Immediate  detection of potentially dangerous objects left in public areas

2022-10-03

Real time 3D surveillance in public

Attacks in public areas continue, which has caused an emerging need for reliable and large-scale surveillance. Only in Europe, the number of attacks has been up to 200 some years. The probability to experience attacks or terror is low, but the consequences are serious for people and the society. A solution is detecting suspicious behaviours and situations, that might cause danger. Unattended and suspicious bags or objects that are left in airports and other public areas need to be detected immediately, so the operator can evaluate the situation.

With LiDAR surveillance, all activities are tracked without breaching integrity. If an object is separated from its owner, an alarm is generated and a PTZ camera can be pointed to the direction if allowed. In the environments where camera surveillance is prohibited, an alarm and visualization of the left object’s location can be reported. This would work particularly well in airports, train stations, and other public areas that could be targets for attacks. When someone has left an object, or has tried to hide something, the situation can be detected, and safety precautions can be made.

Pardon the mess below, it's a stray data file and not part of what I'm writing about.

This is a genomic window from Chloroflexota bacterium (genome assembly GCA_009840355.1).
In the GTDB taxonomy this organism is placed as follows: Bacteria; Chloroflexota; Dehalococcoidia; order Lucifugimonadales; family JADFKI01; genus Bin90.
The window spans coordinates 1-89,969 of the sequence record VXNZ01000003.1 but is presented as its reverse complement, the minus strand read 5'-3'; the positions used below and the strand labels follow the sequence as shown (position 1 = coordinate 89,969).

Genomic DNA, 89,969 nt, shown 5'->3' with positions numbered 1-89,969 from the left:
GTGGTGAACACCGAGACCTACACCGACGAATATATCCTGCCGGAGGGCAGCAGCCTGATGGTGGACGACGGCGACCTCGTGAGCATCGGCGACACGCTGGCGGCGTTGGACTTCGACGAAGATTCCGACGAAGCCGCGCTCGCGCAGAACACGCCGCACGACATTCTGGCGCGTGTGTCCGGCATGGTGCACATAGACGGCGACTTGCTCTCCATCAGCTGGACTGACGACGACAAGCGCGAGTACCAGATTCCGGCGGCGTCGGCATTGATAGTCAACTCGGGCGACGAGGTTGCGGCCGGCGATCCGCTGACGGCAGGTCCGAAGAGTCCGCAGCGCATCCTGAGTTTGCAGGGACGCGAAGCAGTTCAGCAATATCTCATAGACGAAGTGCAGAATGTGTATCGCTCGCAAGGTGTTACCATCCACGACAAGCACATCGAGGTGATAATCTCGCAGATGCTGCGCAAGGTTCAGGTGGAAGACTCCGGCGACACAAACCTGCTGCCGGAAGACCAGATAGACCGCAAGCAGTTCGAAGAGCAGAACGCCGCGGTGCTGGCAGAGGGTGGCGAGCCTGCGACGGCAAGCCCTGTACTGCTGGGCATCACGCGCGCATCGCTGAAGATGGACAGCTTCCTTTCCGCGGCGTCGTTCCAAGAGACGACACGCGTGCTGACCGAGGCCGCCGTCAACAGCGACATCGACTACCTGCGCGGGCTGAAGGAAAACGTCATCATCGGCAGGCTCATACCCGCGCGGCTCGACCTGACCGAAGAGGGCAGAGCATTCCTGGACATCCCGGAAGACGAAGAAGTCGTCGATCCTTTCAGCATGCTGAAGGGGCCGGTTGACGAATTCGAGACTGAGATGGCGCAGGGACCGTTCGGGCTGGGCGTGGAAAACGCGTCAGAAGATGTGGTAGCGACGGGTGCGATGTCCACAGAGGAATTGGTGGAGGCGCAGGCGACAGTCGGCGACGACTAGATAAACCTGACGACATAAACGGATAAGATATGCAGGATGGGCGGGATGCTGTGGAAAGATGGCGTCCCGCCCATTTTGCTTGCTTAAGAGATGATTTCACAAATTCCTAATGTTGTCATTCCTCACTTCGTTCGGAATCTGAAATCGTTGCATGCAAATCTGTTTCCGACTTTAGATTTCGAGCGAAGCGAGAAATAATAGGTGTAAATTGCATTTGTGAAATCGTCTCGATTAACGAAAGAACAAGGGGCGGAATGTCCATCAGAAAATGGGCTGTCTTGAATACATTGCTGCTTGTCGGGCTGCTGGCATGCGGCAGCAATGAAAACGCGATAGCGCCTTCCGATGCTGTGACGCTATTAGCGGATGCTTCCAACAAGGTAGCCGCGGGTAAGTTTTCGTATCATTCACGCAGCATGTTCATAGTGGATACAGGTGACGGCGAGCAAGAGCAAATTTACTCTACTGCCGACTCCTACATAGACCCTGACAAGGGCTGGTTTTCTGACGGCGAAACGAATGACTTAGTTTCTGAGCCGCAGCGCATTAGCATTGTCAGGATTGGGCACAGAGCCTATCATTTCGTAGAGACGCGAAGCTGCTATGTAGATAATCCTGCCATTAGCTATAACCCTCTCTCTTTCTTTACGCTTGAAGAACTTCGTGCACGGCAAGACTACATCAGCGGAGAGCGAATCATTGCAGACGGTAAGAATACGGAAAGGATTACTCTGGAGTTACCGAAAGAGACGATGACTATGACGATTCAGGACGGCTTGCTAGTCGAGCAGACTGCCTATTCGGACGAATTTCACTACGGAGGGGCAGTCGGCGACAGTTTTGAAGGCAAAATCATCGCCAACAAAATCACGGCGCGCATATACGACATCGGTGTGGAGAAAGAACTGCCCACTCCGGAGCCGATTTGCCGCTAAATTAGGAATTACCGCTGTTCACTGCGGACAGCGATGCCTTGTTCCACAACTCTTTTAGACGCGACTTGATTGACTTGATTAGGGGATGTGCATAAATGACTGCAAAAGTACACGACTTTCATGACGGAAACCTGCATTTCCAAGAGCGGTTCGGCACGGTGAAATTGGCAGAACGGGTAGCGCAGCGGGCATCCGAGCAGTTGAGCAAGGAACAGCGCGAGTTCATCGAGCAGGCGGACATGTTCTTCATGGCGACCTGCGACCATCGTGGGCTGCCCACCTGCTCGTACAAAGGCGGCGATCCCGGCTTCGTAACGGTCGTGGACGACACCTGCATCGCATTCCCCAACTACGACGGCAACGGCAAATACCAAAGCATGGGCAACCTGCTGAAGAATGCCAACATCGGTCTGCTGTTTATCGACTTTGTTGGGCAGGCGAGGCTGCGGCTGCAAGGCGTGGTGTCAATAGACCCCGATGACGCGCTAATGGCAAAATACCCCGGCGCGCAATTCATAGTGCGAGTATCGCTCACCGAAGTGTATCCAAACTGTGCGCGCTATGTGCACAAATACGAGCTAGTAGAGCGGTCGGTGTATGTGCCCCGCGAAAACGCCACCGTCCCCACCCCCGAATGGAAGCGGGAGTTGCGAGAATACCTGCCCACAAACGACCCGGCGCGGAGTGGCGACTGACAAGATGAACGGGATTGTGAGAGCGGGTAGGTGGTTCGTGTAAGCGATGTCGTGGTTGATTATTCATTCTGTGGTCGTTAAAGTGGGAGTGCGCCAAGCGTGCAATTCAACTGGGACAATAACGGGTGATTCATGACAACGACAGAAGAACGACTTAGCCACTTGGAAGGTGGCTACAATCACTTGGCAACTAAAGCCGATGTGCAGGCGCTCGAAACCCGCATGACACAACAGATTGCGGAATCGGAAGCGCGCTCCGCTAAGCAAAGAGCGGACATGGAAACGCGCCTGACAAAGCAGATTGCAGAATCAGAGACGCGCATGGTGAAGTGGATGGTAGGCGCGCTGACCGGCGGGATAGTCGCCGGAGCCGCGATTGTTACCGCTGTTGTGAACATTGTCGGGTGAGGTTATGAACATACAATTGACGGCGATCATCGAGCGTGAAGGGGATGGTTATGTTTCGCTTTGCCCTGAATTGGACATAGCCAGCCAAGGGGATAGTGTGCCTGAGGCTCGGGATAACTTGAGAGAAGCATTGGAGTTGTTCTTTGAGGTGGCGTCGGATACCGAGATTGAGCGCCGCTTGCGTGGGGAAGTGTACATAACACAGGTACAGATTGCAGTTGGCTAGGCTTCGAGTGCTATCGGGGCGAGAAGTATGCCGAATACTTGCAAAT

How does it work? 

Every movement and change can be detected if we know what the static scenery should look like. Therefore, a floating reference is saved in real-time and can be compared to all movements and changes. If a new static object enters the scene, an object might have been left by a person. The reference scene is the static environment, where movements such as walking people are filtered out, and the static area is monitored in real-time. The decision on what objects should generate an alarm depends on the need of the area, if a car drives in a walking area, it is considered an abnormality. But if a bike is monitored in a public area, it is allowed. Determining potential danger also depends on the placement of the abandoned or unattended object. An object that has been “hidden” is considered more dangerous than an object that is placed in a way that seems “forgotten”. Then, it can be decided if a suitcase is dangerous by generating an alarm and viewing its placement of it. The analysis and alarm generation are built on sequences of events to increase the reliability and capability to detect potential danger with fewer false alarms.

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